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By Tanya Wilson

I have enjoyed cooking since I was in my teens. I still remember preparing my specialty at that time which was baked chicken, cream of mushroom soup, poured over egg noodles with a sprinkle of parsley for color and presentation. I’m not sure if health and wellness was being discussed the way it is today. But I can tell you, I didn’t remove the skin from the chicken, I didn’t buy low sodium soup or make my own, and I didn’t even know they had whole wheat whole grain egg noodles. My only focus was that I considered this my own special creation and every chance I got to serve on the “good china,” I just knew I had it going on.

Today, I wouldn’t think of not removing the skin off of the chicken, using canned soup because of the sodium, possible BPA in the can’s, or any type of noodle that wasn’t low on the glycemic index and loaded with whole grain and whole wheat.

Recently while attending a gathering, I could not believe all the chatter around Paula Deen’s announcement that she has been diagnosed with Type 2 Diabetes. Interestingly enough, several people were just in shock that such a thing would happen to PAULA DEEN. It was like they had knighted her super-human and something like this could never happen to her. My logic told me whenever I had occasion to watch her cooking shows on the Food Network, or on the Oprah Show, that the recipes could have benefitted from more careful ingredient evaluation.

John 5:21, warns us against idolizing things or people, yet it has become quite common place. The issue of celebrity, and what is going on in their lives good, bad or ugly seem to consume our conversations, Facebook pages, tweets and the list goes on. This week it is Paula Deen’s diabetes, last week it was Beyoncé and Jay-Z’s baby.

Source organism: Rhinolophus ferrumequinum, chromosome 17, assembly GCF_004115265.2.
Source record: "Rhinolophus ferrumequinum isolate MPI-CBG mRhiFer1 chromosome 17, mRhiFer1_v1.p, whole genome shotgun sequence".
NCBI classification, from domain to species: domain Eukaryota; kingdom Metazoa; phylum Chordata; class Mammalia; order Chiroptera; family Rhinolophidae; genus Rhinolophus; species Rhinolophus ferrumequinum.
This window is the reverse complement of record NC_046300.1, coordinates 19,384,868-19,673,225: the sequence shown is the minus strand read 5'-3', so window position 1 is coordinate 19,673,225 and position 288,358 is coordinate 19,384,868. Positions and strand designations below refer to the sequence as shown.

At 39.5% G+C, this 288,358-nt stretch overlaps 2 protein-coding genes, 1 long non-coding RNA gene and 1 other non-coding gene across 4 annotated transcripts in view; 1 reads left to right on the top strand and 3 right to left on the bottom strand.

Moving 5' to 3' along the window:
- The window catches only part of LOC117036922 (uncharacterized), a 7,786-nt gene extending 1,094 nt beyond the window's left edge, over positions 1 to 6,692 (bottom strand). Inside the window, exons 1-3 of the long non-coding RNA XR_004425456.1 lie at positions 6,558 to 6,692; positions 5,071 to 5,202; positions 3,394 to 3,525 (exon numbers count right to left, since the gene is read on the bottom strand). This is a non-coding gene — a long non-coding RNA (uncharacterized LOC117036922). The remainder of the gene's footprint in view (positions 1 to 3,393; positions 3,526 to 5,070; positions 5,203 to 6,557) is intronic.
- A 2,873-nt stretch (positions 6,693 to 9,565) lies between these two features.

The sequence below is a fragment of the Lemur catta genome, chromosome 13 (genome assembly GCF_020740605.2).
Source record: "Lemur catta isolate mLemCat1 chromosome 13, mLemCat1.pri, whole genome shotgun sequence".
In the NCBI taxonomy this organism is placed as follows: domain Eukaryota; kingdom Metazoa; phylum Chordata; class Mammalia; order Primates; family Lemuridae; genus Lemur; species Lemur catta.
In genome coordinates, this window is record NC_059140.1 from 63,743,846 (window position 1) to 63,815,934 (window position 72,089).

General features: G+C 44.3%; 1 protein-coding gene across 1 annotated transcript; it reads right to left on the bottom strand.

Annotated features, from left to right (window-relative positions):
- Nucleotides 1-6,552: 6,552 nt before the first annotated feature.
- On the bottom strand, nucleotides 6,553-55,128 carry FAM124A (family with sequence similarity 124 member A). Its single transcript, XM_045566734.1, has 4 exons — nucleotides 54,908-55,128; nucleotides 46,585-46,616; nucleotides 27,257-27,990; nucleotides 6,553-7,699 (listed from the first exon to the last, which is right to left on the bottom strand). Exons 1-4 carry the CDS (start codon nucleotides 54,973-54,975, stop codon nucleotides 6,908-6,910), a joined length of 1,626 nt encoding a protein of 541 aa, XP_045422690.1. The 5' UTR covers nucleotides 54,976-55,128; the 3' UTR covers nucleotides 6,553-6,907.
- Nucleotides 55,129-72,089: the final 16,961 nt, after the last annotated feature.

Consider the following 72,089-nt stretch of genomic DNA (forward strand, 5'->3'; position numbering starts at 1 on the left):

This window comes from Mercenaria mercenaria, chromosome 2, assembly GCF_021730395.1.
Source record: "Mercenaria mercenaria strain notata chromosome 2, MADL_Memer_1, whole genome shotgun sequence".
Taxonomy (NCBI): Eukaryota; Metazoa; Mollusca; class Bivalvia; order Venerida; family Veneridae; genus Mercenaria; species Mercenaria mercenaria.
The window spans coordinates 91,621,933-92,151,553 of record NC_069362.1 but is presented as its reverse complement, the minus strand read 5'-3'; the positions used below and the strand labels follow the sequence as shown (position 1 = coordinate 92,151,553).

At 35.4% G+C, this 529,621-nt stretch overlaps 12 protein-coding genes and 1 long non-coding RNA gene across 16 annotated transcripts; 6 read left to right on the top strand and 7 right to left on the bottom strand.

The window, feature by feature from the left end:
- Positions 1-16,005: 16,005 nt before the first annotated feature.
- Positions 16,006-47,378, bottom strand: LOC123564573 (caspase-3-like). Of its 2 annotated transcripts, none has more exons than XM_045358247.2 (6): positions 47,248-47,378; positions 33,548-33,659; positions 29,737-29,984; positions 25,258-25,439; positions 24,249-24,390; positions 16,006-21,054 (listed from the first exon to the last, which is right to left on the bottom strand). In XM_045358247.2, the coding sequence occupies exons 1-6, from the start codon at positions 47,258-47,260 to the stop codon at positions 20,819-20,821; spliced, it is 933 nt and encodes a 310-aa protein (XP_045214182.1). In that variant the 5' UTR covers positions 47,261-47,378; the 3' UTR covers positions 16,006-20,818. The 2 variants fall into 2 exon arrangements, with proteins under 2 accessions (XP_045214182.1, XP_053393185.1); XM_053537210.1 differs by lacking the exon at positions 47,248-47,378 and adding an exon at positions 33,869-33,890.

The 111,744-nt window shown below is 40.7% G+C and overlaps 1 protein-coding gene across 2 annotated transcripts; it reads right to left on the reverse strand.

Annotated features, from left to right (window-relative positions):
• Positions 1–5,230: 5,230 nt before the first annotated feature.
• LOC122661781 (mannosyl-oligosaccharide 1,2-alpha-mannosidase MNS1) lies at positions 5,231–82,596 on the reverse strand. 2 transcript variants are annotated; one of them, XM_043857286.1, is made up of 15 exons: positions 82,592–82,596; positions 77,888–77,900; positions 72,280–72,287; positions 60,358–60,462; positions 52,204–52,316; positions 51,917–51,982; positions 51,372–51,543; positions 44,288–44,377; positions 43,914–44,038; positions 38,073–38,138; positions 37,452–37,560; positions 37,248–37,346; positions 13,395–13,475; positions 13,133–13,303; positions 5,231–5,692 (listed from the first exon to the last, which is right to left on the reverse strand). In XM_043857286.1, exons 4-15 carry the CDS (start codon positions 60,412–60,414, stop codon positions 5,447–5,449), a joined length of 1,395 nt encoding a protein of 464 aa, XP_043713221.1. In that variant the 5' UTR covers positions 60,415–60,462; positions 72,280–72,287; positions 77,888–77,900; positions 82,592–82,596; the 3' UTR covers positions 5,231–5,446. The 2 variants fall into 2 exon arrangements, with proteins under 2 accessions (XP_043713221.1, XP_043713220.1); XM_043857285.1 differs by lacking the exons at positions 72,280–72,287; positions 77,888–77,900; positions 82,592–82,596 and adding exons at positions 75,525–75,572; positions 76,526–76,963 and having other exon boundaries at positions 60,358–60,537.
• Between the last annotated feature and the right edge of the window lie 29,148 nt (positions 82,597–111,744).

It is unfortunate that Deen is now faced with Type 2 Diabetes and feels the need to come out to “let the world know it is not a death sentence!” What about the death sentence that was being cooked and served week after week helping to build her empire? Don’t get me wrong, I pray Deen’s recovery and I have visited her restaurant in Savannah, but we as a people have to begin to understand the real lack of value that any of this has on our day to day lives.

With obesity and diabetes and heart disease on the rise, we all must use discernment and follow what we know to be true and beneficial for ourselves and our families. John 7:24 is so apropos, “Do not judge by appearances, but judge with right judgment.”

Just because Paula Deen says it’s okay to have bacon in every meal, or is now selling butter flavored lip balm, doesn’t mean that it is wise for our health or our families.

Many of us know first-hand the blessing of a child that is a part of our lives. Whether you are the parent, the aunt or uncle, grandparent or a friend it is big news and excitement because there is a connection that we have to the parents and/or the child. Why then for a solid week did it matter when Beyoncé got to the hospital?

Here’s how I see it, Deen is working her business and I am convinced that in short order there will be an entire food line launched that touts the healthy label, cookware, you name, she will ensure that her business continues to flourish for generations.

Beyoncé and Jay-Z now have their daughter Blue Ivy and I am sure there will be records, a line of baby clothes etc. With that said, while we are looking in the window of their lives, what is getting left off of our own? They each are building for generations with the gifts and time that they have; perhaps we should reevaluate how we are using ours?

Tanya is an inspirational speaker and writer living in Charlotte. You can friend her on Facebook or email her at Read more columns by Tanya Wilson.

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Tanya Wilson is an inspirational speaker and writer living in Charlotte. To learn more about her visit